The dangerous allure of victim politics - "Buruma thought people liked to feel like society's victims, even where they were personally doing rather well, because modern life hollows out our identities. Hyper-capitalism is reducing meaningful beliefs and identity to fast food restaurants, sterile movies and empty gestures. But people want and perhaps need the authentic, the real, and the genuine in life. And so in an external world in which everything seems so empty, we turn inward in a search for authenticity. The only thing that can deliver authenticity is our feelings. And what more powerful feeling than victimhood and struggle?   It's quite true that feelings have become something of a modern obsession (Will Davies in his excellent new book about happiness calls feelings ‘the new religion’). They are being elevated to the highest measure of what it means to be human: what matters is how we feel about something. And a growing number of writers – most recently Mick Hume in his new book ‘Trigger Warning’ – think that people’s feelings are fast becoming the only test of whether something should be allowed. Prioritising feelings invariably means that if those precious feelings are hurt, upset, or offended, then these things should be banned or stopped...   I suspect the internet makes this worse, because it provides unlimited opportunity to find reasons to feel victimised and assert that claim to the world. Take the modern scourge, internet trolling. Many people – I’ve documented some of them in my book The Dark Net – are genuinely tormented and terrorised by trolls. Others appear to almost revel in it. If you’re not getting trolled, you’re obviously not famous enough. Being trolled by strangers on the net gives you the chance to show how hard things are for you, how right you were, and how noble and magnanimous you are in sharing your suffering with the world. It is very rarely mentioned that the victims of trolls are often far more often privileged, wealthy, happy, and successful than their perceived oppressors, who are often frustrated, jealous, and lonely.   There are lots of reasons for progressive to guard against feeling based victimhood politics. First, it’s inherently anti-political. Politics is about disagreement, argument and debate. Feelings, especially those relating to victimhood, cannot really be argued with, debated or questioned – ‘only meekly accepted’, as Buruma put it. Arguing over degrees of victimhood replaces moral reasoning, since victims aren’t always right. This can be used as justification for bad behaviour. Consider the recent case of the Goldsmiths Equalities Officer, Bahar Mustafa. She asked white people not to attend an event for black and ethnic minority students... she argued that she could not be racist or sexist to white men, as she is a BAME woman. Bahar identified herself as a victim. Not personally, but by virtue of her historic status as a member of a victim group. As a victim, eternally and forever a victim, she couldn’t victimise others, especially people who are not victims, like white men. But if only those who claim to feel victimised that can truly speak about it, politics stops being a world of equals people and ideas. That leads toward a world of self-censorship and hecklers’ vetoes.   In a strange way, victimhood politics can also keep genuine victims oppressed. In 1950 Bertrand Russell wrote an essay called The Superior Virtue of the Oppressed. He argued that people tend to imagine those who are oppressed have some kind of superior moral quality. It started with Rousseau’s noble savage, if not before, and has been applied to women, to nationalities, to the proletariat etc. Russell said those admiring these superior qualities prefer to sentimentalise them, rather than actually live as them...  “Reverence” as Russell put it, “was a consolation for inferiority”.  Worse, I think, is that the more we focus on redressing people’s surface feeling of being a victim, the less time and enthusiasm we have to left to resolve deep and structure problems. If everyone declares themselves as victims, then every claim, no matter how grand or trivial, is put together in the same to-do tray, and whoever shouts loudest gets resolution. If Twitter is any guide, we appear to be more worried about internet trolling and Tim Hunt’s (probably / possibly) sexist remarks than we are about ISIS butchering innocent people and North Korea. Some oppressions are objectively worse than others, and we should focus more energy on them. At the very edges of this problem, the constant vigilance – the countless declarations of our society or our institutions being riddled with racism, sexism, Islamophobia etc – can become a counsel of despair... You will find this sense of victimhood sitting squarely behind many of today’s extreme political movements. British Muslims who join or are inspired by al-Qaeda or ISIS are often not themselves particularly poor or in any sense oppressed – seek to personally identify with the (genuine) oppression of other Muslims around the world. Anders Breivik, the Norwegian terrorist who murdered 77 people in Oslo in 2011 was fairly well off and educated, and yet claimed he (by which he meant White Europeans) were victims of cultural Marxism trying to destroy his culture and religion. The mother of the Tunisian gunman Seifeddine Rezgui, who killed dozens of holidaymakers, said her son was a victim. All in some sense, believing they are victims, and as such their cause was just... The progressive must be on guard that victimhood is never fetishized, is never equated with some mystical superior virtue or assumed moral authority, and that feelings don't become the arbiter of what is right. Above all, the progressive should not seek out a victimhood identity for themselves for the purposes of moral rectitude and righteous indignation. Because in the end, this obscures sight of genuine injustices and fuels a victimhood mentality that does nothing to help genuine victims, and most likely harms their cause."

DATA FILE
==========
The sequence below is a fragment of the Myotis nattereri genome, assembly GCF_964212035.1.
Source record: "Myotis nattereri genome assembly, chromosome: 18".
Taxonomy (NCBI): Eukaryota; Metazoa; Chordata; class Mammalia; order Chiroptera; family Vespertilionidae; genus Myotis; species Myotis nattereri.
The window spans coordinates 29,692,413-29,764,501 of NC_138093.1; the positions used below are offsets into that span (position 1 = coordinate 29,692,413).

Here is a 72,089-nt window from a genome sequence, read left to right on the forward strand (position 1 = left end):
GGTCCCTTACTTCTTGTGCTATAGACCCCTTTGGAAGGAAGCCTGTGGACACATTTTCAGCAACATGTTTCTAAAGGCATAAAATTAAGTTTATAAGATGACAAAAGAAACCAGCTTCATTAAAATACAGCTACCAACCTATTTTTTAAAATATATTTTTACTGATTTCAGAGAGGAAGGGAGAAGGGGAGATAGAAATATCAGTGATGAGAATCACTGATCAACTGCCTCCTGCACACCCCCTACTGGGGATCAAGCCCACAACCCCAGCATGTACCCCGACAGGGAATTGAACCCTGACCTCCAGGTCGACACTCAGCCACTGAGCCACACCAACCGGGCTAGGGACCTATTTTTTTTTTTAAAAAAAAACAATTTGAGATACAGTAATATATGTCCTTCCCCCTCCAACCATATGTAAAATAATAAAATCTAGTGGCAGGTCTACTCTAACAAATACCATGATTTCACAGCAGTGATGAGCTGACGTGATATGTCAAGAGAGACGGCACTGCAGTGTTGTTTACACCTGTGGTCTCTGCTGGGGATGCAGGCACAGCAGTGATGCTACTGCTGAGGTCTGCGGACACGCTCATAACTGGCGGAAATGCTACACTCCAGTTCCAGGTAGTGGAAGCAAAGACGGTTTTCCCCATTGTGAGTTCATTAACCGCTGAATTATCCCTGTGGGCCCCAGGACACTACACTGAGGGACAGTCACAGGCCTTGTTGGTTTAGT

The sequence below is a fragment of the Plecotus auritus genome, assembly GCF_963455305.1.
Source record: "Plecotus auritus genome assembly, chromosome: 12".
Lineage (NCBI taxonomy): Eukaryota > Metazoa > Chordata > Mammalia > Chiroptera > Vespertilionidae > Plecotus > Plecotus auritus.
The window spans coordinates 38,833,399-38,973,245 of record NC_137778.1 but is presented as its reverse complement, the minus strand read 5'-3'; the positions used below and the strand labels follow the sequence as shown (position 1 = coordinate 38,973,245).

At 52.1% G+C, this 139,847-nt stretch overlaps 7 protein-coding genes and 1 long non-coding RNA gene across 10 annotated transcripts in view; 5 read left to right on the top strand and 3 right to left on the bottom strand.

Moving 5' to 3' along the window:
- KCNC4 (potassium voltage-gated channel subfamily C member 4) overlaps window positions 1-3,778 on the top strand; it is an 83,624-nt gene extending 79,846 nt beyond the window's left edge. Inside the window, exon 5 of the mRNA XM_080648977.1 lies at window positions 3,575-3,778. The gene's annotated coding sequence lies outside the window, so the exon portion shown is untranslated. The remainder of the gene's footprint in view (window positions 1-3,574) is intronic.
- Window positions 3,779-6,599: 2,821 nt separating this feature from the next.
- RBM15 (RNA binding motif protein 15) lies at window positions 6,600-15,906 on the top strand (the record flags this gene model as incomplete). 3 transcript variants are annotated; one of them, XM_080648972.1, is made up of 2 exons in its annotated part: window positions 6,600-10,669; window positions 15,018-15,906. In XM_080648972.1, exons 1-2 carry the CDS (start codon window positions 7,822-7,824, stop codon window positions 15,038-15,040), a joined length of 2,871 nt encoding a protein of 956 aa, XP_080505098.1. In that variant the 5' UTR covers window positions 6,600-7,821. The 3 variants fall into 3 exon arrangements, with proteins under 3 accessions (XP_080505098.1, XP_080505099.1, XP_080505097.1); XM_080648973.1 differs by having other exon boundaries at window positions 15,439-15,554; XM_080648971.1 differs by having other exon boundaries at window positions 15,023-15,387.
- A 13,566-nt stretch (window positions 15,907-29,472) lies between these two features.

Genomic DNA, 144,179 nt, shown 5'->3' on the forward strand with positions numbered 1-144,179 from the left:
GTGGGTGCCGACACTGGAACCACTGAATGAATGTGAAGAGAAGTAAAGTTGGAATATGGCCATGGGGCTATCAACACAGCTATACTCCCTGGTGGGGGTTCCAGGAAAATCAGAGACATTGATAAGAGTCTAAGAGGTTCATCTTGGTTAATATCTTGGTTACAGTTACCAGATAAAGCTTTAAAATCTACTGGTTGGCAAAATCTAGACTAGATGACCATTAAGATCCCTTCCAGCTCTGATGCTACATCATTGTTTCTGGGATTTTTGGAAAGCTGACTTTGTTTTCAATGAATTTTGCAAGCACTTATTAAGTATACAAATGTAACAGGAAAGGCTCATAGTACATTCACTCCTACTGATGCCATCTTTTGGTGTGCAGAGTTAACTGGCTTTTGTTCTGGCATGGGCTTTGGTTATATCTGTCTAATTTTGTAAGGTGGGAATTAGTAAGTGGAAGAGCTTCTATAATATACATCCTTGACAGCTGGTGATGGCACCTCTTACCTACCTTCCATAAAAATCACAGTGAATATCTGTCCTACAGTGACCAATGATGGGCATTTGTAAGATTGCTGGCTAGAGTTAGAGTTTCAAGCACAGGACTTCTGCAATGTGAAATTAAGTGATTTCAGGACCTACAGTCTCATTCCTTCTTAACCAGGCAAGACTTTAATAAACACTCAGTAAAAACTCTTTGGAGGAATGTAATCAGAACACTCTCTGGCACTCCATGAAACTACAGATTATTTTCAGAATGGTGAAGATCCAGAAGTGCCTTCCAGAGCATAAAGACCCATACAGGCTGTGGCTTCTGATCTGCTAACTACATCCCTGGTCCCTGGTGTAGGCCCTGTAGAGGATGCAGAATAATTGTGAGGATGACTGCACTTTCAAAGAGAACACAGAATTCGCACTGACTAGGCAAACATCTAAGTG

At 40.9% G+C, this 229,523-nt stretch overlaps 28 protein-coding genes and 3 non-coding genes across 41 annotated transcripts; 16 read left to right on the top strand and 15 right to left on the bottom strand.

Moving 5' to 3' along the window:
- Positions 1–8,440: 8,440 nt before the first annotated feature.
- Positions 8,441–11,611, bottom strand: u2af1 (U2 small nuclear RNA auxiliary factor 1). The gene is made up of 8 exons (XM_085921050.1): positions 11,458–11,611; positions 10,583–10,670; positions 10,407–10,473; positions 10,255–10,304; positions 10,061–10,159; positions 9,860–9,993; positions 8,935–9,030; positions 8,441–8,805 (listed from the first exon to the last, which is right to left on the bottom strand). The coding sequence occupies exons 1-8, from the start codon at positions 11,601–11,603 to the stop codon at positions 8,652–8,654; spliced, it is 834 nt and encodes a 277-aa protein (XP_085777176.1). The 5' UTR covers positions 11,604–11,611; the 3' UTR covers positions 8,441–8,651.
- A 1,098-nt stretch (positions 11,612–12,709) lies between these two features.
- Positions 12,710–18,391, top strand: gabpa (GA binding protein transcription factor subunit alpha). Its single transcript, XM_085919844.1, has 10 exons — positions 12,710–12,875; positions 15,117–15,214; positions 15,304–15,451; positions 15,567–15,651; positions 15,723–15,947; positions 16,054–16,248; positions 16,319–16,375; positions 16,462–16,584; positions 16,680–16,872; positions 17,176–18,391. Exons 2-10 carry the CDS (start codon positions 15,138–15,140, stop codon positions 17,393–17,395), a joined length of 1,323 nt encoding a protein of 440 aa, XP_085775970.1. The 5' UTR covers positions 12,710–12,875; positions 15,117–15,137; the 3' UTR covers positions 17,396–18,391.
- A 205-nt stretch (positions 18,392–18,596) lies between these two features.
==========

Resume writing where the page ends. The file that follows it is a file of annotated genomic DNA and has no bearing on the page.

Is this bigot going to be deplatformed soon?